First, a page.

Over three decades biomedical grants for basic science have shrunk for young group leaders in the US
When it comes to securing US National Institutes of Health (NIH) funding, the oldest researchers are crowding out their younger counterparts, according to a new analysis.
Over a 32-year period when funding for the NIH almost tripled, the fraction of basic science faculty who receive the bread-and-butter R01 grants from the agency dropped for younger principal investigators (PIs) who are under 46 years while increasing for those above 55 years.
PIs 65 years or older are acquiring more R01 and basic science grants than ever, with the former rising from about 600 in 1980 to 6600 in 2015 and the latter climbing over that same time from 1800 to about 7000. Figures show that grants going to middle-aged PIs between the age of 46 and 55 grew after 1980 followed by a drop starting in 2005. PIs under 46 years receiving R01 grants peaked in 1992 at just below 8800 before falling by 34% by 2014.
The study’s authors, 2013 chemistry Nobel laureate Michael Levitt from Stanford University, and Jonathan Levitt from the University of Wolverhampton, conclude that this ‘age-related bias’ appears to have caused the steady drop in the number of young basic science PIs. They warn that this could reduce future US discoveries in fundamental biomedical science, since innovation historically happens when scientists are early in their careers.
‘As basic sciences contributed so much to US nobel prizes in medicine since 1950, new fundamental discoveries made by young PIs in the United States are vital for future breakthroughs in biomedicine,’ the authors write. They conclude that they ‘see no alternative’ but to increase the number of basic scientists younger than 46 years. Beyond recommending that the NIH reduce funding of older PIs in order to free up money for younger ones, the two brothers also suggest increasing fellowships that support the move from postdoc to group leader.
‘The paper has quantified what we already know – there is an ageing population of PIs and younger faculty are not getting their fair share of grant support,’ says Sandra Degen, the former vice president for research at the University of Cincinnati and professor emerita at the school. ‘When I started in 1985, I got an R01 when I was 32, and a few years ago the average starting age of an R01 grantee was 42 – so it has crept up – that is such a loss for innovative and creative young faculty,’ she tells Chemistry World.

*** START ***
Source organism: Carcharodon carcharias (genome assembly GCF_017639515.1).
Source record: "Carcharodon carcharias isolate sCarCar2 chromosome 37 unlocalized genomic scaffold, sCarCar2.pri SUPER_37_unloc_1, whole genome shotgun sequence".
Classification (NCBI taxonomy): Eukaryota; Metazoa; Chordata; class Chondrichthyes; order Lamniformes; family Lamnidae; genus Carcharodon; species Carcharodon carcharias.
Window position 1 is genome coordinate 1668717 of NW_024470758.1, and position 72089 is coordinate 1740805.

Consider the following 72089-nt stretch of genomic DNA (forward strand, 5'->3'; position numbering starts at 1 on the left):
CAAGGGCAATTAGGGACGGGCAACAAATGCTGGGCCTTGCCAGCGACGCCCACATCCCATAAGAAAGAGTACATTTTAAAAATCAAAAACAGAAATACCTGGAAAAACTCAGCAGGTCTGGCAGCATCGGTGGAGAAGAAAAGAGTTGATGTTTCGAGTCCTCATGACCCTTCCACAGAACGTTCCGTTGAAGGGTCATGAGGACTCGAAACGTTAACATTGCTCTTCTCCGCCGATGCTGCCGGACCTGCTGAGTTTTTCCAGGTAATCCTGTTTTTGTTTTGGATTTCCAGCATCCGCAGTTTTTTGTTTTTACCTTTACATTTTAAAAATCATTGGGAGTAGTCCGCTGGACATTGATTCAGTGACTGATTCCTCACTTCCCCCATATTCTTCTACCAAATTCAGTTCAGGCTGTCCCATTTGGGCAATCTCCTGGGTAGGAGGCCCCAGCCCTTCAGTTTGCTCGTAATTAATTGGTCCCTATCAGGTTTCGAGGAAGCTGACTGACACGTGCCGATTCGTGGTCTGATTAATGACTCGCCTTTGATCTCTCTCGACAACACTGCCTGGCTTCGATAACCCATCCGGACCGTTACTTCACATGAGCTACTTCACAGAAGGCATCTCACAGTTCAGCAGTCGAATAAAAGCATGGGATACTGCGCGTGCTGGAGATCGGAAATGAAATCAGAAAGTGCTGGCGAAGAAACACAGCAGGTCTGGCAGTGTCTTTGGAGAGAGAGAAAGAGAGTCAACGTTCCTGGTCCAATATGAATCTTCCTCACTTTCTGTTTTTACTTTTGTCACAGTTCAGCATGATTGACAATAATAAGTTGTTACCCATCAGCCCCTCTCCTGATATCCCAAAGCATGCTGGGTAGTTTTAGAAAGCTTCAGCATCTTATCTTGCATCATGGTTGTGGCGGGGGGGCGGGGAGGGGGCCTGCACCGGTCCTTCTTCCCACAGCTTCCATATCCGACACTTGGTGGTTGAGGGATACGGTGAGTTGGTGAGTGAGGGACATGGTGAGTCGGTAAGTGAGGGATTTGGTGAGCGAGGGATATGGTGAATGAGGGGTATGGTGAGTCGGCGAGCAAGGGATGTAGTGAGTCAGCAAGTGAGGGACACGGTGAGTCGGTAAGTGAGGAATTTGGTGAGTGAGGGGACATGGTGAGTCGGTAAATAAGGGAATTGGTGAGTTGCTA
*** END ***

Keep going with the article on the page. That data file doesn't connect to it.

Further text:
Degen served on an NIH biomedical workforce working group that concluded in 2012 that ageing researchers were tying up funding that could help early and mid-career researchers. She agrees that new mechanisms are needed to either encourage more senior faculty to move on, or give them grants with less support, while programmes are also needed to move support to junior faculty. ‘You achieve a sort of level of fame, of glory, you made your discoveries, and hand the baton on to the next generation,’ she says.
Meanwhile, other experts in ageing and the biomedical workforce argue that the NIH alone cannot solve the problem of the underlying demographic shift. They note that the agency cannot give early career scientists independent R01 awards if they are not applying for them.
M Levitt and J Levitt, Proc. Natl. Acad. Sci. USA, 2017, DOI: 10.1073/pnas.1609996114
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